National Weather Service classifies damaging wind event a ‘derecho’

So, what is a derecho? Storm Team 12 Meteorologist Cassie Wilson explains.
Published: Dec. 20, 2021 at 6:29 PM CST
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WICHITA, Kan. (KWCH) - The National Weather Service is officially calling last week’s wind event through the Midwest a derecho. It’s the first one ever recorded in the U.S. in the month of December.

A driver in western Kansas captures high winds blowing dirt and debris. Winds up to 88 mph were recorded in the areA.

So what is a derecho? Derecho is a long-lived windstorm that packs winds of 58 miles per hour for a prolonged period of time and travels a length of at least 250 miles. Although a derecho can produce destruction similar to that of a tornado, the damage typically occurs in one direction along a relatively straight path. As a result, the term “straight-line winds” is sometimes used to describe damage caused by a derecho.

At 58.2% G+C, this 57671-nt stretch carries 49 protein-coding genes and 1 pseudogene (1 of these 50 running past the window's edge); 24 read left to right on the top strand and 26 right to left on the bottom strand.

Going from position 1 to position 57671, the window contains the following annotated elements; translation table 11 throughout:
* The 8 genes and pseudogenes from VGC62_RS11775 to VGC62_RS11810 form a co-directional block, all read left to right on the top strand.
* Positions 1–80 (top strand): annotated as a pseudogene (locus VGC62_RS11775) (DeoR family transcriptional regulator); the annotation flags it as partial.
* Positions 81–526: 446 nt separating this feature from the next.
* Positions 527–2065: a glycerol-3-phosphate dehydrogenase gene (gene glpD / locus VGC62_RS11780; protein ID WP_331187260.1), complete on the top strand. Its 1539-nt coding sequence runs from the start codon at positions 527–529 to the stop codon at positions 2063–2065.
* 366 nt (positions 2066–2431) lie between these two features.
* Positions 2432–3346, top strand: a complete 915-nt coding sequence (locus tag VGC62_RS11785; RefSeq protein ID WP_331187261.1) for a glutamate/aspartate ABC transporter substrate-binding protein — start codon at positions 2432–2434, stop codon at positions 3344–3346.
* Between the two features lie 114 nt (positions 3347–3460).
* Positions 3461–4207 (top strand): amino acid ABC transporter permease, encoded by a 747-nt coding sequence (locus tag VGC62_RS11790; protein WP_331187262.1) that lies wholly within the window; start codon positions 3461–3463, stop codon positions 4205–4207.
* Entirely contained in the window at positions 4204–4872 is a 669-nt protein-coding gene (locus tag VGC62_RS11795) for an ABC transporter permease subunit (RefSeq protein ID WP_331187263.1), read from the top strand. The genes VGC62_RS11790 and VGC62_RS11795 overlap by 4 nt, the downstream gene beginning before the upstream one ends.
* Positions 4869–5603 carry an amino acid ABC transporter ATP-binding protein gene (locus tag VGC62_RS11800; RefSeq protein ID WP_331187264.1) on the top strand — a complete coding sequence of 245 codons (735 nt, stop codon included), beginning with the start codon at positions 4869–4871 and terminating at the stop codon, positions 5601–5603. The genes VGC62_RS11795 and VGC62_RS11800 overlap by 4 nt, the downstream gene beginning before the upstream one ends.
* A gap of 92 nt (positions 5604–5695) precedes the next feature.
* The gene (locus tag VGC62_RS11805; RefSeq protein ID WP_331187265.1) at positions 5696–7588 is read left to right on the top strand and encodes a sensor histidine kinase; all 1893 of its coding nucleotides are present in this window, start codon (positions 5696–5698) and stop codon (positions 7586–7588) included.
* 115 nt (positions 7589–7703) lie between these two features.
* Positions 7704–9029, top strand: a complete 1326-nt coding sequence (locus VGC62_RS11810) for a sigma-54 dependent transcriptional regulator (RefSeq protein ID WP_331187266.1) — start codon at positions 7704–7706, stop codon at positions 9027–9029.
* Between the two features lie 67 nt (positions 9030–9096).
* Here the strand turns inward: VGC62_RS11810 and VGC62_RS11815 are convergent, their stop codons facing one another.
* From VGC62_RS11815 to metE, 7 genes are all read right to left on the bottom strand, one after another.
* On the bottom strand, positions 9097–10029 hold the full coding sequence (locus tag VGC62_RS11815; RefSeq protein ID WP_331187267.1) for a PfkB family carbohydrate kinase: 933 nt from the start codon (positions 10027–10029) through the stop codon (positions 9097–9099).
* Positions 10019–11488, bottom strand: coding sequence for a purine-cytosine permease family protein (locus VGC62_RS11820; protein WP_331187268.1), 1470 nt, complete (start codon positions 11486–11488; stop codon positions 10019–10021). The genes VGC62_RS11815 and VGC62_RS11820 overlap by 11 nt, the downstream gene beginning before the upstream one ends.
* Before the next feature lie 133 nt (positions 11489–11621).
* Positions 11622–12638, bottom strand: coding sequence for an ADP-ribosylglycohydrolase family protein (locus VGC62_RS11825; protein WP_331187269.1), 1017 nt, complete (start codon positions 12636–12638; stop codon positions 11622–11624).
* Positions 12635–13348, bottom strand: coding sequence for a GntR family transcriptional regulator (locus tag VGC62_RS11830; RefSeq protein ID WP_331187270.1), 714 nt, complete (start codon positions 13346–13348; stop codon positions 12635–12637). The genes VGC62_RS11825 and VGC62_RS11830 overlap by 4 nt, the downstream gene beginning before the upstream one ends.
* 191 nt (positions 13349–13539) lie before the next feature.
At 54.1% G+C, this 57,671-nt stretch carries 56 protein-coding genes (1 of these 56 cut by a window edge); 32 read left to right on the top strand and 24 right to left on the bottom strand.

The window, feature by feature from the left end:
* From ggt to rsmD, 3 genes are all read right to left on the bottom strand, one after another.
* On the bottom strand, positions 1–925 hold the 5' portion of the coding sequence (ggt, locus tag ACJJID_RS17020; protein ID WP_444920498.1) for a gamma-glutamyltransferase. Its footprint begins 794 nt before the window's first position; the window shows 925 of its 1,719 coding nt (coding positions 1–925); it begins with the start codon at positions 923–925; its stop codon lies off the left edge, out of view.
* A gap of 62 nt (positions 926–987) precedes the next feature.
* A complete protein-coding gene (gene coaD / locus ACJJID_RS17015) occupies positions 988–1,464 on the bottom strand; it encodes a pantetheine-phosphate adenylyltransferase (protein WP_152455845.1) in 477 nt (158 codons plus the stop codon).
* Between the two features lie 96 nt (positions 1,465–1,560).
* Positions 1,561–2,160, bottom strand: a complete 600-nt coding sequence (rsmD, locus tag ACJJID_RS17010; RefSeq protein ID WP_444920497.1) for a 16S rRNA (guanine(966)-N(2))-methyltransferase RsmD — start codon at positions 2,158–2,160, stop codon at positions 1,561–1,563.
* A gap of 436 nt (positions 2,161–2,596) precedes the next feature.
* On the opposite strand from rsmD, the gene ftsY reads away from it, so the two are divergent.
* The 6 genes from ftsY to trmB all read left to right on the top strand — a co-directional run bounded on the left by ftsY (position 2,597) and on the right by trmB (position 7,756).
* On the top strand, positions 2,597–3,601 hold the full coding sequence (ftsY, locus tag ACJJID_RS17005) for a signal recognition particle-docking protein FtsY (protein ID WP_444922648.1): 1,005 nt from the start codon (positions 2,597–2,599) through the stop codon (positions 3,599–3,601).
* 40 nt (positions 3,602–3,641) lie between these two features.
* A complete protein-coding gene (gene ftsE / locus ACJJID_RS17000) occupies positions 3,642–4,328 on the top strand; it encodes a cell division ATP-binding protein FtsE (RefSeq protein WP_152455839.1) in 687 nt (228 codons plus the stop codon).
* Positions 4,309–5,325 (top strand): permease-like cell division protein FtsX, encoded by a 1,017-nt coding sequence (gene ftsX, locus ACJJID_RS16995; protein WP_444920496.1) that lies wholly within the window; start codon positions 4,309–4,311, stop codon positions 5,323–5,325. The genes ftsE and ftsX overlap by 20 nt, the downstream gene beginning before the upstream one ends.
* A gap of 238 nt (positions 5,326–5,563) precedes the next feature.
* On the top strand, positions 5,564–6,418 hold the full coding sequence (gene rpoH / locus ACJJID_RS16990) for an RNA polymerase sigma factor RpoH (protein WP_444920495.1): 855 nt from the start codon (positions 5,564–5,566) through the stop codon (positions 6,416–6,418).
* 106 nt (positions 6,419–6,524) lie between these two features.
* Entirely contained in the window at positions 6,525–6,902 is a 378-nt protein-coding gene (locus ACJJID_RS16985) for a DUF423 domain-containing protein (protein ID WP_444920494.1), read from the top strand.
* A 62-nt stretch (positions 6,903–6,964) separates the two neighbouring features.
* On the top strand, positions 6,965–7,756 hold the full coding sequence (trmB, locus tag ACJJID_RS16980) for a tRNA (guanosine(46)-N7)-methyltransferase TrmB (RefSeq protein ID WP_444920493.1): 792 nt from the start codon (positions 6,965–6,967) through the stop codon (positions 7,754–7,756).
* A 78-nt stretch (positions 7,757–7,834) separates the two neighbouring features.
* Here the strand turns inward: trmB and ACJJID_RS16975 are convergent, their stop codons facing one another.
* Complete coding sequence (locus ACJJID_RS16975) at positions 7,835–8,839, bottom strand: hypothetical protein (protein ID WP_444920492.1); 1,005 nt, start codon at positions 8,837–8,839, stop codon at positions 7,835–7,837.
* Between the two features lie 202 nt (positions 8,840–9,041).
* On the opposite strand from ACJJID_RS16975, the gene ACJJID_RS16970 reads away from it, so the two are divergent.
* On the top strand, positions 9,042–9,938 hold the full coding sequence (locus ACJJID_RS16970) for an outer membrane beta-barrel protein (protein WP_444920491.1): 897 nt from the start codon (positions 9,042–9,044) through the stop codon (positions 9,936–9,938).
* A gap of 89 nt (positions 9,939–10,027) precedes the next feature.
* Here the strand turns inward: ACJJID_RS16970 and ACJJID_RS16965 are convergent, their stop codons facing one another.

On December 15, widespread damage stretched from Kansas all the way to Wisconsin. The storm packed hurricane-force winds with gusts of up to 120 miles per hour in portions of Iowa. It also spawned 21 tornadoes and resulted in five deaths.

The wind was responsible for a lot of damage across Kansas, including the moment a tank slammed into a pick truck in Dodge City. Laton Dowling captured it all.

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